Hereditary Neuropathies and Genetic Testing
The Hereditary Neuropathy Center at Hackensack University Medical Center is recognized as a Center of Excellence by the Hereditary Neuropathy Foundation and by the CMT Association.
Our center provides patients with leading-edge care for Charcot-Marie-Tooth (CMT) disease and other hereditary neuropathies.
The Center’s Director, Florian P. Thomas, M.D., M.A., Ph.D., MS, is a leader in the field of hereditary neuropathy. Dr. Thomas has cared for people with CMT and engaged in CMT research for over 30 years. He has also been active with CMT advocacy groups, such as the Hereditary Neuropathy Foundation and the CMT Association, and in 1998—together with a patient—founded the CMT Association peer support group in St. Louis, Missouri.
Dr. Thomas has published on several CMT subtypes; identified, with an international team of collaborators, a novel CMT gene; and spearheaded, in the United States, two of the first clinical trials evaluating treatments for the most common subtypes of CMT. Treatment studies for adults and children are ongoing or about to start.
Our neurologists are actively engaged in hereditary neuropathy research and advocacy. Our team is currently participating in Phase II and Phase III international clinical trials that seek to establish medications to treat CMT hereditary neuropathies.
To diagnose your condition, our neurologists will evaluate your symptoms, physical health and medical history.
Our team may also order diagnostic tests, including:
- Electromyography (EMG) and nerve conduction study (NCS): EMG and NCS measure the electrical activity of your nerves and muscles.
- Genetic Testing: A small sample of blood is analyzed to look for defects in your genes that cause hereditary neuropathies.
- Nerve Biopsy: A nerve biopsy is an outpatient surgical procedure that involves removing a small sample of nerve for lab analysis.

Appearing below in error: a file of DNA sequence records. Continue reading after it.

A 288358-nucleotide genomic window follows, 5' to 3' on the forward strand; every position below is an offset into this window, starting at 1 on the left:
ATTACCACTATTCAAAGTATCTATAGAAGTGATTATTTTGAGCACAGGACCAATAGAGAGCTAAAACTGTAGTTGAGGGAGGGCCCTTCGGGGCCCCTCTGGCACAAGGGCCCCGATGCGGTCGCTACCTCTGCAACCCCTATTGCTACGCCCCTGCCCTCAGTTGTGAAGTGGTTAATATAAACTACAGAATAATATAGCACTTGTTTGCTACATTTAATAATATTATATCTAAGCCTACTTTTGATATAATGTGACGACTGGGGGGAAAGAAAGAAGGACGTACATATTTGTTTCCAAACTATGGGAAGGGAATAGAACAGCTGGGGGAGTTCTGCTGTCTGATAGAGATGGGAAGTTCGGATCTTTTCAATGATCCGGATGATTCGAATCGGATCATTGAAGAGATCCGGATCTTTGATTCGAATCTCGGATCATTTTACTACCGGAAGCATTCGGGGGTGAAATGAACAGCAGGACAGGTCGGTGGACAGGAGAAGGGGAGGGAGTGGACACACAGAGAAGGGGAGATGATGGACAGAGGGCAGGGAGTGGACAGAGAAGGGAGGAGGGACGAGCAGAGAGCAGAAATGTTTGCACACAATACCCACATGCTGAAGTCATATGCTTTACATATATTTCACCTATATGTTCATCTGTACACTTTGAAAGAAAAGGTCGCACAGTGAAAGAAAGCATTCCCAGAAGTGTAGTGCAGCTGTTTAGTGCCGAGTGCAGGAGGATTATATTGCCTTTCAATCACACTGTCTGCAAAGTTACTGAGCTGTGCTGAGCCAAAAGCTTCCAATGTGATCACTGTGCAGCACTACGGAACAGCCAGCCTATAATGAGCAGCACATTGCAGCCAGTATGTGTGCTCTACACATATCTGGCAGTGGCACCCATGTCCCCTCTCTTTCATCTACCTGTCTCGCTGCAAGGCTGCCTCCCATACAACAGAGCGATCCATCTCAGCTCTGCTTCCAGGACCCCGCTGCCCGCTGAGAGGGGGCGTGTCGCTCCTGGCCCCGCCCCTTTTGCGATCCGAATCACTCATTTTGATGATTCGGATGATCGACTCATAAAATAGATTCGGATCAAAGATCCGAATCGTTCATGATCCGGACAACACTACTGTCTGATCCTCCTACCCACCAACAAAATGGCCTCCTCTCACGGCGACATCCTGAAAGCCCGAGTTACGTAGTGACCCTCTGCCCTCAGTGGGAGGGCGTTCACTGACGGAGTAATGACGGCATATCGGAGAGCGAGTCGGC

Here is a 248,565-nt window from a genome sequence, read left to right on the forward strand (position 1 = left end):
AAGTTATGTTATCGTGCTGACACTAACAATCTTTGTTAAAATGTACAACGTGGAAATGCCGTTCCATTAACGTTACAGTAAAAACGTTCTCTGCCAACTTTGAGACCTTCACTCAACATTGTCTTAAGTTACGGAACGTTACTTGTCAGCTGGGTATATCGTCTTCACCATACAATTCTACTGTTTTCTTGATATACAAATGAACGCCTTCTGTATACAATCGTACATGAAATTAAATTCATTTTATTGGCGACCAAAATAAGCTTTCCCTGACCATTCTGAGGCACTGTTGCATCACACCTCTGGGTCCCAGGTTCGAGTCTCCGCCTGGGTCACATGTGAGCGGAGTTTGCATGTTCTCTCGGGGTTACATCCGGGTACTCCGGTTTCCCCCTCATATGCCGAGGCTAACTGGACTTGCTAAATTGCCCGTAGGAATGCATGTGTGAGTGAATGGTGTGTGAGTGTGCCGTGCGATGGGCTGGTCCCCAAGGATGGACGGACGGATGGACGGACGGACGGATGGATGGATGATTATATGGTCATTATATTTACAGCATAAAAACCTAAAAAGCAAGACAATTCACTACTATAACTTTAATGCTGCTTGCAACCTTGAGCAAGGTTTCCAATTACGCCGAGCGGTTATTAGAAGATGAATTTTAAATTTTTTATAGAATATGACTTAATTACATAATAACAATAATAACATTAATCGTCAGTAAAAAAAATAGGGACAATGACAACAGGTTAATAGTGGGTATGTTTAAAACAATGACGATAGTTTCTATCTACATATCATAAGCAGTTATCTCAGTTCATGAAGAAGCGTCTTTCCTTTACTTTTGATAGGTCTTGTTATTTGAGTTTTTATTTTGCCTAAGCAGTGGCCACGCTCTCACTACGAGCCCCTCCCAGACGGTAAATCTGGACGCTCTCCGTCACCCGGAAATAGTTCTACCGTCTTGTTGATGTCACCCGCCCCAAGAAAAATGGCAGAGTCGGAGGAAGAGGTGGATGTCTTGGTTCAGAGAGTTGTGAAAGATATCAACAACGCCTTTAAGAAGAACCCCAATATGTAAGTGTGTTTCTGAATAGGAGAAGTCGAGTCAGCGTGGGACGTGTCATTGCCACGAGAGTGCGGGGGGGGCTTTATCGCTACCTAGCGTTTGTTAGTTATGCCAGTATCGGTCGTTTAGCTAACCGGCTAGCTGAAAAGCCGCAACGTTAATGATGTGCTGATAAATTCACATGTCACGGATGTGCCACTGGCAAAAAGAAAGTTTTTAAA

- Other Lab Tests: These serve to ensure that no additional problems exist that can affect your nerves.
After diagnosing hereditary neuropathy, our team will work closely with you to develop a comprehensive treatment plan. Treatment may include:
- Genetic Counseling: Genetic counselors will interpret the results of genetic testing and help you understand how hereditary neuropathy is passed through blood relatives.
- Occupational Therapy: Occupational therapists will recommend tools to help you perform everyday tasks, such as grooming, typing and writing.
- Orthotics: Orthotic specialists fit patients with ankle braces, customized footwear and other devices to assist with balance and walking.
- Physical Therapy: Physical therapy can help improve or maintain muscle strength and balance while reducing fall risk.
- Psychological Counseling: Counseling psychologists help you optimize your lifestyle and cope with the challenges of living with CMT.
- Surgery: Since CMT can lead to foot and ankle deformities and impair the ability to walk, we often refer patients to our expert orthopedic foot and ankle surgeons. They discuss with our patients if and when to perform surgeries to correct such deformities, rebalance muscles, and minimize the risk of injury. Lack of sensation may also contribute to skin breakdown and ulcers. Foot and ankle surgeons can facilitate ulcer healing and prevent ulcer formation by prescribing proper shoes and ankle braces.
ResearchOur neurologists routinely lead and participate in CMT research and provide patients with access to the latest evidence-based therapies and most promising clinical trials. Dr. Thomas is currently leading multiple U.S. centers in two international clinical trials to study novel treatments for CMT disease.
At the 71st American Academy of Neurology Annual Meeting in Philadelphia in May 2019, Dr. Thomas was recognized for two abstracts: “Efficacy and Safety of PXT3003 in Patients With Charcot-Marie-Tooth Type 1A: Results of PLEO-CMT, an International Pivotal Phase 3 Trial” and “Results of the Dose Escalation Portion of a Phase 2 Study of ACE-083, a Local Muscle Therapeutic, in Patients With Charcot-Marie-Tooth Disease.”